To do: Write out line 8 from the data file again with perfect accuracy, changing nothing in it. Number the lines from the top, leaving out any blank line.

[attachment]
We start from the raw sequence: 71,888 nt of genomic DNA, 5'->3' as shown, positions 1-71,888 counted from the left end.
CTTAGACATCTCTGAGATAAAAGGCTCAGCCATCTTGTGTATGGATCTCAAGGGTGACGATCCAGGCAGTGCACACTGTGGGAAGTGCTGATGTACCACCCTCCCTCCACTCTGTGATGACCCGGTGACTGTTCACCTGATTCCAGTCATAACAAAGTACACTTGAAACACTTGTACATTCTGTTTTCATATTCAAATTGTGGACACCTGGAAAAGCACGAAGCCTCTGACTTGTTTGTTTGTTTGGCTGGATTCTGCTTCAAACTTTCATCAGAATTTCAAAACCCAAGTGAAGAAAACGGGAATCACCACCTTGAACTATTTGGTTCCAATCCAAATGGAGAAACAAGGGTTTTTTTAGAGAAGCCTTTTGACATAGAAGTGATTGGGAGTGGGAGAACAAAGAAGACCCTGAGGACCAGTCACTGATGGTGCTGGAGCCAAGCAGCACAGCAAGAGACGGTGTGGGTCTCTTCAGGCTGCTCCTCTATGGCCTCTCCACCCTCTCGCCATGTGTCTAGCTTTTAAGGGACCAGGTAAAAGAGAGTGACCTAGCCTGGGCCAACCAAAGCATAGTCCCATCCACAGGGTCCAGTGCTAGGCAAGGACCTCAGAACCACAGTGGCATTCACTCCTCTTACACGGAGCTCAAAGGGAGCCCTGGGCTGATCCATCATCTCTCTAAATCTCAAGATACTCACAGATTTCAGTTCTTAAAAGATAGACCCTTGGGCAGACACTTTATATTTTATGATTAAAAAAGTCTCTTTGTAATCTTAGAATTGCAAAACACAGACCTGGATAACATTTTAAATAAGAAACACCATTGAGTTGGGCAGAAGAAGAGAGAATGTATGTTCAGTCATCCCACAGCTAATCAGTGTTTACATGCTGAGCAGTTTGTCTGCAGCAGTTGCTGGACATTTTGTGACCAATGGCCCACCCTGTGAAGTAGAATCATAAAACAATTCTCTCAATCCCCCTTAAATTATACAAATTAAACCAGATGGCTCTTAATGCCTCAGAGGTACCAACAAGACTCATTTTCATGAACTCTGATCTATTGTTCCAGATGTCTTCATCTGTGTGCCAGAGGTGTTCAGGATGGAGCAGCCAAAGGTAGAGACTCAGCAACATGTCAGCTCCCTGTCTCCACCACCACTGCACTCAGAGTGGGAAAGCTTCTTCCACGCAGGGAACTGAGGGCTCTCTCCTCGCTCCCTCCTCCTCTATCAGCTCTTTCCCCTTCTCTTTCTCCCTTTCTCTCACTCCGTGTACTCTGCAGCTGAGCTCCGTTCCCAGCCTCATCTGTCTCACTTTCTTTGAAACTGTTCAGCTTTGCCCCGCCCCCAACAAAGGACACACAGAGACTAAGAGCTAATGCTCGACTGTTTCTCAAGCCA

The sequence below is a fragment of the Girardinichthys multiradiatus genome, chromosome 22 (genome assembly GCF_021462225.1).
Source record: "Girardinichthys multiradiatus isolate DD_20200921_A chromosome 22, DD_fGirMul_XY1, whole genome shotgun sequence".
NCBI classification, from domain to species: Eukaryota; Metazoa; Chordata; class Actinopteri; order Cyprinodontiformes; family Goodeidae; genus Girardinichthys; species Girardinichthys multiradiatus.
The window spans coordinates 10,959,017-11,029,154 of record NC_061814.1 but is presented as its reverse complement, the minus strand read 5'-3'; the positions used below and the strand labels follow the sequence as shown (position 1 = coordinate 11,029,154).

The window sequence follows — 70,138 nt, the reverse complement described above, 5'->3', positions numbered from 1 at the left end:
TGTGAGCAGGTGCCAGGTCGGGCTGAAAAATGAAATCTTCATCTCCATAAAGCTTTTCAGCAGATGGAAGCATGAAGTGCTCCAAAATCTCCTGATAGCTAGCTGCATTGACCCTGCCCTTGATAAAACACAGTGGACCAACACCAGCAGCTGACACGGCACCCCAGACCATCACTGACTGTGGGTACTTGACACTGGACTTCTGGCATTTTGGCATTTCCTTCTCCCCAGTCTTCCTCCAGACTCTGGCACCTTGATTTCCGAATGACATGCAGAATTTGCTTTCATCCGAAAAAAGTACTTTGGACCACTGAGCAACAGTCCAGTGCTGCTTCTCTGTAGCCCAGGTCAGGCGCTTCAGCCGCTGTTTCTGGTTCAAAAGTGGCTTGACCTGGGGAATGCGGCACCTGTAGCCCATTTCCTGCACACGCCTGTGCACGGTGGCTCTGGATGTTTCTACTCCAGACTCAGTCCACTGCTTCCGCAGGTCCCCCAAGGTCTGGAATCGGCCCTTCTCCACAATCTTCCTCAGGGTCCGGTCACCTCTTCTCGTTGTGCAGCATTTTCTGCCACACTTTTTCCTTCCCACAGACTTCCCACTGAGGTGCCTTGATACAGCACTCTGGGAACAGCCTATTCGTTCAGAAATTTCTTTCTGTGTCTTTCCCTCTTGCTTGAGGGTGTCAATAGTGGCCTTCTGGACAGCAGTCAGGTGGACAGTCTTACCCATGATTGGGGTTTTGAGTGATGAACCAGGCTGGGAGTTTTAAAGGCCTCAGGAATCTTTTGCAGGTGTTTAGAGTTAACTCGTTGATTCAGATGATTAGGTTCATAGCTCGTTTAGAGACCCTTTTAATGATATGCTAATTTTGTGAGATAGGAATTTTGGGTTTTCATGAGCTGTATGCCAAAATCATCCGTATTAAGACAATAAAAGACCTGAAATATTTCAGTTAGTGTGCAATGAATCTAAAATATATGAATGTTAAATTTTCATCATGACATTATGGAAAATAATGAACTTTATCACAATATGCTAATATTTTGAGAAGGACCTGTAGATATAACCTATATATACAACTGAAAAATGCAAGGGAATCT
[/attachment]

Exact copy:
TGTGAGCAGGTGCCAGGTCGGGCTGAAAAATGAAATCTTCATCTCCATAAAGCTTTTCAGCAGATGGAAGCATGAAGTGCTCCAAAATCTCCTGATAGCTAGCTGCATTGACCCTGCCCTTGATAAAACACAGTGGACCAACACCAGCAGCTGACACGGCACCCCAGACCATCACTGACTGTGGGTACTTGACACTGGACTTCTGGCATTTTGGCATTTCCTTCTCCCCAGTCTTCCTCCAGACTCTGGCACCTTGATTTCCGAATGACATGCAGAATTTGCTTTCATCCGAAAAAAGTACTTTGGACCACTGAGCAACAGTCCAGTGCTGCTTCTCTGTAGCCCAGGTCAGGCGCTTCAGCCGCTGTTTCTGGTTCAAAAGTGGCTTGACCTGGGGAATGCGGCACCTGTAGCCCATTTCCTGCACACGCCTGTGCACGGTGGCTCTGGATGTTTCTACTCCAGACTCAGTCCACTGCTTCCGCAGGTCCCCCAAGGTCTGGAATCGGCCCTTCTCCACAATCTTCCTCAGGGTCCGGTCACCTCTTCTCGTTGTGCAGCATTTTCTGCCACACTTTTTCCTTCCCACAGACTTCCCACTGAGGTGCCTTGATACAGCACTCTGGGAACAGCCTATTCGTTCAGAAATTTCTTTCTGTGTCTTTCCCTCTTGCTTGAGGGTGTCAATAGTGGCCTTCTGGACAGCAGTCAGGTGGACAGTCTTACCCATGATTGGGGTTTTGAGTGATGAACCAGGCTGGGAGTTTTAAAGGCCTCAGGAATCTTTTGCAGGTGTTTAGAGTTAACTCGTTGATTCAGATGATTAGGTTCATAGCTCGTTTAGAGACCCTTTTAATGATATGCTAATTTTGTGAGATAGGAATTTTGGGTTTTCATGAGCTGTATGCCAAAATCATCCGTATTAAGACAATAAAAGACCTGAAATATTTCAGTTAGTGTGCAATGAATCTAAAATATATGAATGTTAAATTTTCATCATGACATTATGGAAAATAATGAACTTTATCACAATATGCTAATATTTTGAGAAGGACCTGTAGATATAACCTATATATACAACTGAAAAATGCAAGGGAATCT